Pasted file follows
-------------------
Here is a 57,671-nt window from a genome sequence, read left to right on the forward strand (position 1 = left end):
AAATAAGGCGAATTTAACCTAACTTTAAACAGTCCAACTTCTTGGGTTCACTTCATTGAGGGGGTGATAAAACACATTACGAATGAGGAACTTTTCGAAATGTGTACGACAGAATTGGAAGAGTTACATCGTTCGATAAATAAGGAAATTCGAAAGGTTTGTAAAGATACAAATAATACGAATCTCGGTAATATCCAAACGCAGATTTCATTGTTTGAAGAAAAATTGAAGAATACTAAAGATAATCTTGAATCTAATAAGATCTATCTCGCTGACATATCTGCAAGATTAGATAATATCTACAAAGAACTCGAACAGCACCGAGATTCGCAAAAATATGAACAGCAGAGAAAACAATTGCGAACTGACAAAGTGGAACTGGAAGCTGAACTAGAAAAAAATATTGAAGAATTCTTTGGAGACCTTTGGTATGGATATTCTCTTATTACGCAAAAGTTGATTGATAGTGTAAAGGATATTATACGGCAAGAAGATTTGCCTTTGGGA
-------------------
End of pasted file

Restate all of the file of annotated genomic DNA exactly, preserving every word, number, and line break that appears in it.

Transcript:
Here is a 57,671-nt window from a genome sequence, read left to right on the forward strand (position 1 = left end):
AAATAAGGCGAATTTAACCTAACTTTAAACAGTCCAACTTCTTGGGTTCACTTCATTGAGGGGGTGATAAAACACATTACGAATGAGGAACTTTTCGAAATGTGTACGACAGAATTGGAAGAGTTACATCGTTCGATAAATAAGGAAATTCGAAAGGTTTGTAAAGATACAAATAATACGAATCTCGGTAATATCCAAACGCAGATTTCATTGTTTGAAGAAAAATTGAAGAATACTAAAGATAATCTTGAATCTAATAAGATCTATCTCGCTGACATATCTGCAAGATTAGATAATATCTACAAAGAACTCGAACAGCACCGAGATTCGCAAAAATATGAACAGCAGAGAAAACAATTGCGAACTGACAAAGTGGAACTGGAAGCTGAACTAGAAAAAAATATTGAAGAATTCTTTGGAGACCTTTGGTATGGATATTCTCTTATTACGCAAAAGTTGATTGATAGTGTAAAGGATATTATACGGCAAGAAGATTTGCCTTTGGGA